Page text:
The Water Brothers have developed a new app that tells you where you can get free water in Toronto. I love this. Apparently it will give you locations near you where you can find a public water fountain or a restaurant that will fill your cup with tap water. I've been to European cities where there were public water taps everywhere. I've always wondered why we don't have that here.
The Water Brothers, who are featured on TVO's Water Week, are trying to get people to stop buying bottled water and filling landfills with plastic. Bottled water has never made sense to me, although I have bought it in a pinch. I'm way too cheap and it seems like such a rip off. But there's another issue that's close to my heart, even closer than saving a few dollars, and that's the damage bottled water plants can do to water tables.
A few years ago, I attended a rural meeting about an industrial development that was planned in my farm community. I showed up with a plastic water bottle. Within minutes, residents were talking about another industrial development that was harming their land, their livelihoods - a local bottled water plant that had been operating for a few years. It's a huge plant that supplies much of the bottled water you buy at Ontario grocery stores. Residents said the water table had been affected and they'd noticed a change in their wells. They were worried. I got worried. And I realized how stupid I'd been to bring bottled water. I didn't know the extent of the problem until I heard it from locals. I don't think most city dwellers get it - that bottled water comes from somewhere. After that, I made sure that we had lots of reusable drink bottles kicking around the house.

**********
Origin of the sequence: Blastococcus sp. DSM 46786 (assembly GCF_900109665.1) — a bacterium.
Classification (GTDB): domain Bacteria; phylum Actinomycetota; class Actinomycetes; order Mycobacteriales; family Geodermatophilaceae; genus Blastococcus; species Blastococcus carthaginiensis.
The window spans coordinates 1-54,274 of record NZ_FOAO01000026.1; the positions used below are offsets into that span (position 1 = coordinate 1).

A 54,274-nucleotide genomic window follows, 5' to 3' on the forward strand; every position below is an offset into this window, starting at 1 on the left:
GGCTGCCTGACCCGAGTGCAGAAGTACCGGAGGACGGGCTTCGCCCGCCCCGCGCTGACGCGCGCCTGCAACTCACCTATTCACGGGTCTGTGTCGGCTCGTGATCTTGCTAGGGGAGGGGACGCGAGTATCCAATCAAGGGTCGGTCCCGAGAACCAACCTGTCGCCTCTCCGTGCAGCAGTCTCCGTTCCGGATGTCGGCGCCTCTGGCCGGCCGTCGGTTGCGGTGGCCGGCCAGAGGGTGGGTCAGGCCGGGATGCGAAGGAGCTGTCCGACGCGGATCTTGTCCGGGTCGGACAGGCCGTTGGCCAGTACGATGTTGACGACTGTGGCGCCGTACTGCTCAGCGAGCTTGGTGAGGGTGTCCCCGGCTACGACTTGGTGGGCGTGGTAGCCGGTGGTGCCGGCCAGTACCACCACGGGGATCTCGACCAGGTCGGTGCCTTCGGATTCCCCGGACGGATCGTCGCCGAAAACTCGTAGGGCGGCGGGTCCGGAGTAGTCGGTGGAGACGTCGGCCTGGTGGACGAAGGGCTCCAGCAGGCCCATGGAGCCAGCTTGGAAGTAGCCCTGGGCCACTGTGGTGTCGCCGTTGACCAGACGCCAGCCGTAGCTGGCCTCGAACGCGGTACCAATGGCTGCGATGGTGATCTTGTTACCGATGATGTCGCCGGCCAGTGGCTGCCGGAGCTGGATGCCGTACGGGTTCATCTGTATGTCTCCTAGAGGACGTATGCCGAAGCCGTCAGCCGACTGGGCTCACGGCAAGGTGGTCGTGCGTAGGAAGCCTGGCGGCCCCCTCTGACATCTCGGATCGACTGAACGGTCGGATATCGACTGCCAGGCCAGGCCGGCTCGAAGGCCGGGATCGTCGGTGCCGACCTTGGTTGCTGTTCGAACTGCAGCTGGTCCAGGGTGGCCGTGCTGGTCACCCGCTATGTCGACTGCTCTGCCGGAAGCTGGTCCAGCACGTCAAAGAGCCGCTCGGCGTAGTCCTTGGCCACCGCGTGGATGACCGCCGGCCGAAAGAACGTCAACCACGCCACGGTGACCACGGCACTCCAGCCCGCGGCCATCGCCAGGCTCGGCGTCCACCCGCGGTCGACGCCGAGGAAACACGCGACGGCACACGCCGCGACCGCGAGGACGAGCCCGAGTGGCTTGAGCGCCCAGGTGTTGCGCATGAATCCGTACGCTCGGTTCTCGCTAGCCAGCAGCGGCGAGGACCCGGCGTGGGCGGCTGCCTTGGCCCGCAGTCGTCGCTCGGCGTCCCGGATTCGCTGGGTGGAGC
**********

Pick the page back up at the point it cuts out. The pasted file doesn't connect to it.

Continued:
That's a story from home. Here's a story from away. My daughter just came back from a volunteer trip to Kenya. She lived and worked in a small rural village where she learned many things, including the value of water. The women there walk several kilometres every day lugging big plastic jugs of water. The water comes from a pond - a muddy, opaque pond. That's what they drink. They rarely boil it - firewood is scarce - so they drink it like it is. My daughter felt terribly guilty for having bottled water supplied by the aid agency, but she'd have gotten very ill if she'd drunk the local water.
March 22 is UN World Water Day, a good time for a conversation with the kids about water here and around the world. You can talk about where our water comes from, how it's treated in municipal plants, the animals and plants that live in water, the people in the world who don't have enough. Don't worry about the weight of the conversation - there's always a way to make it age-appropriate, as we discovered in our discussion, An Inconvenient Youth.
We've also put together all of our interviews and articles about civics and environment, and we've hosted a book club about books for the budding activist, with advice for getting kids thinking about their world.